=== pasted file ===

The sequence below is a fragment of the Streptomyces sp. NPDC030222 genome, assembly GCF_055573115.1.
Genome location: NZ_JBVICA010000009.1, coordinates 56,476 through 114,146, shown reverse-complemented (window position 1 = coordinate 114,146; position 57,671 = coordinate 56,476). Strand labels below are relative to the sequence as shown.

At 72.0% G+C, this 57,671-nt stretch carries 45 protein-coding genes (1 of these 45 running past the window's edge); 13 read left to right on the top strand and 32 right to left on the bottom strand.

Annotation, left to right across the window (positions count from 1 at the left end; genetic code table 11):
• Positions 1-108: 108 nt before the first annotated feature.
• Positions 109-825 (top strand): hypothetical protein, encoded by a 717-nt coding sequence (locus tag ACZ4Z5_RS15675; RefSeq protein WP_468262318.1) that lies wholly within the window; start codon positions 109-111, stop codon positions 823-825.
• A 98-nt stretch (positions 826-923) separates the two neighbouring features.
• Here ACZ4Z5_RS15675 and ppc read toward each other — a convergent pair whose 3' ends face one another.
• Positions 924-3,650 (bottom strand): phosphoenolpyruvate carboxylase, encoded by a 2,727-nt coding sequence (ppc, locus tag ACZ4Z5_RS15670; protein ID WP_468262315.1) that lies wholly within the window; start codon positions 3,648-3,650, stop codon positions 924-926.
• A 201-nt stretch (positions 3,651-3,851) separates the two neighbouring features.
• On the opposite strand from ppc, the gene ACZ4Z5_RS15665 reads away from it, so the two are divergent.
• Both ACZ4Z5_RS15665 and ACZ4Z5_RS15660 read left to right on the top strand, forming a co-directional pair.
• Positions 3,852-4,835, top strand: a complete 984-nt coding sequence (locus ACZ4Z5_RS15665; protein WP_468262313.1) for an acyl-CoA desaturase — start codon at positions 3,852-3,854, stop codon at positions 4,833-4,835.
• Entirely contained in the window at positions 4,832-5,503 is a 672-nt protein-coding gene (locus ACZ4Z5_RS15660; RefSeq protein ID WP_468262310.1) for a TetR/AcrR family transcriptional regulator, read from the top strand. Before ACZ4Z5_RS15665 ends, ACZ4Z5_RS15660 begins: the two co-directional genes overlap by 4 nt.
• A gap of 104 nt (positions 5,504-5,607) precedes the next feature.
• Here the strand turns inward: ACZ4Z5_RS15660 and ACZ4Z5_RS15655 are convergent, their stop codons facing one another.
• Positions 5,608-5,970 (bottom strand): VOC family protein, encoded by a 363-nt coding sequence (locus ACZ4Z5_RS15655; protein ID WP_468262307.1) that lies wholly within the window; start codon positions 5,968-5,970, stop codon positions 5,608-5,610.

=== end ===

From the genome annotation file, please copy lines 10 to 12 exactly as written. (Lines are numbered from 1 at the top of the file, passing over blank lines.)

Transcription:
• A 201-nt stretch (positions 3,651-3,851) separates the two neighbouring features.
• On the opposite strand from ppc, the gene ACZ4Z5_RS15665 reads away from it, so the two are divergent.
• Both ACZ4Z5_RS15665 and ACZ4Z5_RS15660 read left to right on the top strand, forming a co-directional pair.